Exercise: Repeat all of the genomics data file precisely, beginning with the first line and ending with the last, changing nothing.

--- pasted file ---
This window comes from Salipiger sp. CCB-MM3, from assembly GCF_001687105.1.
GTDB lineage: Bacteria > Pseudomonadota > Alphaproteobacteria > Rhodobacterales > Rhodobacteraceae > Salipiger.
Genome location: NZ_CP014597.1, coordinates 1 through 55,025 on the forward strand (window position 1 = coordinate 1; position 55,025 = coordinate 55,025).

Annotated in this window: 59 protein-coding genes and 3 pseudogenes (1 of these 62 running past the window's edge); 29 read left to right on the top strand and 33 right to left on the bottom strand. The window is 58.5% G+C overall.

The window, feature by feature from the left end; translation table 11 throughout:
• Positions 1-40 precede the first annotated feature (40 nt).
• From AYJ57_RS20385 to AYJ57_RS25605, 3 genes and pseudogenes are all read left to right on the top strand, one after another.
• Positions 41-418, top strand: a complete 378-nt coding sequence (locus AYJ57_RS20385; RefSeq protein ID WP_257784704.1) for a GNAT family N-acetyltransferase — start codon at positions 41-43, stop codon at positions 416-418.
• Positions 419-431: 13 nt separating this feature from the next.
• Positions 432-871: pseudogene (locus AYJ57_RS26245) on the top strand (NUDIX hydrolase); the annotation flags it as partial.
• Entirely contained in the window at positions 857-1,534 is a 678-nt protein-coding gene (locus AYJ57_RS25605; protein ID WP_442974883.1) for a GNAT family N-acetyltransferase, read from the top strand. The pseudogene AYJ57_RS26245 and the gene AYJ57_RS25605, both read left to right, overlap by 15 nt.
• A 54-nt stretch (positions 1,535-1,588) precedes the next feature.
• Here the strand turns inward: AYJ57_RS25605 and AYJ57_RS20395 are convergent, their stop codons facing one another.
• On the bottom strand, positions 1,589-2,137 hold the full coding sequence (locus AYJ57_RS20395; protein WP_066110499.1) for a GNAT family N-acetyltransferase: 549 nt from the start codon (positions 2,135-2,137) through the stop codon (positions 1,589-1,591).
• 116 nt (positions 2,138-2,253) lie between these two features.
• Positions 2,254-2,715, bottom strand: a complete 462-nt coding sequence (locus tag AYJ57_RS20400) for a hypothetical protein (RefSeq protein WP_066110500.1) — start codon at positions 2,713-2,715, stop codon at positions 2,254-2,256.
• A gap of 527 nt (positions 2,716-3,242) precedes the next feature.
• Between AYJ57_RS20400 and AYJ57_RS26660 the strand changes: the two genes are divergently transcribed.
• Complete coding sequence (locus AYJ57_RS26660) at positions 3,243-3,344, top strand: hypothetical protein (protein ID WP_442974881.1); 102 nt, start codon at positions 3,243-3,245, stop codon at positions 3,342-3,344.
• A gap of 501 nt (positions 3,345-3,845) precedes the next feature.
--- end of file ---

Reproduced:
This window comes from Salipiger sp. CCB-MM3, from assembly GCF_001687105.1.
GTDB lineage: Bacteria > Pseudomonadota > Alphaproteobacteria > Rhodobacterales > Rhodobacteraceae > Salipiger.
Genome location: NZ_CP014597.1, coordinates 1 through 55,025 on the forward strand (window position 1 = coordinate 1; position 55,025 = coordinate 55,025).

Annotated in this window: 59 protein-coding genes and 3 pseudogenes (1 of these 62 running past the window's edge); 29 read left to right on the top strand and 33 right to left on the bottom strand. The window is 58.5% G+C overall.

The window, feature by feature from the left end; translation table 11 throughout:
• Positions 1-40 precede the first annotated feature (40 nt).
• From AYJ57_RS20385 to AYJ57_RS25605, 3 genes and pseudogenes are all read left to right on the top strand, one after another.
• Positions 41-418, top strand: a complete 378-nt coding sequence (locus AYJ57_RS20385; RefSeq protein ID WP_257784704.1) for a GNAT family N-acetyltransferase — start codon at positions 41-43, stop codon at positions 416-418.
• Positions 419-431: 13 nt separating this feature from the next.
• Positions 432-871: pseudogene (locus AYJ57_RS26245) on the top strand (NUDIX hydrolase); the annotation flags it as partial.
• Entirely contained in the window at positions 857-1,534 is a 678-nt protein-coding gene (locus AYJ57_RS25605; protein ID WP_442974883.1) for a GNAT family N-acetyltransferase, read from the top strand. The pseudogene AYJ57_RS26245 and the gene AYJ57_RS25605, both read left to right, overlap by 15 nt.
• A 54-nt stretch (positions 1,535-1,588) precedes the next feature.
• Here the strand turns inward: AYJ57_RS25605 and AYJ57_RS20395 are convergent, their stop codons facing one another.
• On the bottom strand, positions 1,589-2,137 hold the full coding sequence (locus AYJ57_RS20395; protein WP_066110499.1) for a GNAT family N-acetyltransferase: 549 nt from the start codon (positions 2,135-2,137) through the stop codon (positions 1,589-1,591).
• 116 nt (positions 2,138-2,253) lie between these two features.
• Positions 2,254-2,715, bottom strand: a complete 462-nt coding sequence (locus tag AYJ57_RS20400) for a hypothetical protein (RefSeq protein WP_066110500.1) — start codon at positions 2,713-2,715, stop codon at positions 2,254-2,256.
• A gap of 527 nt (positions 2,716-3,242) precedes the next feature.
• Between AYJ57_RS20400 and AYJ57_RS26660 the strand changes: the two genes are divergently transcribed.
• Complete coding sequence (locus AYJ57_RS26660) at positions 3,243-3,344, top strand: hypothetical protein (protein ID WP_442974881.1); 102 nt, start codon at positions 3,243-3,245, stop codon at positions 3,342-3,344.
• A gap of 501 nt (positions 3,345-3,845) precedes the next feature.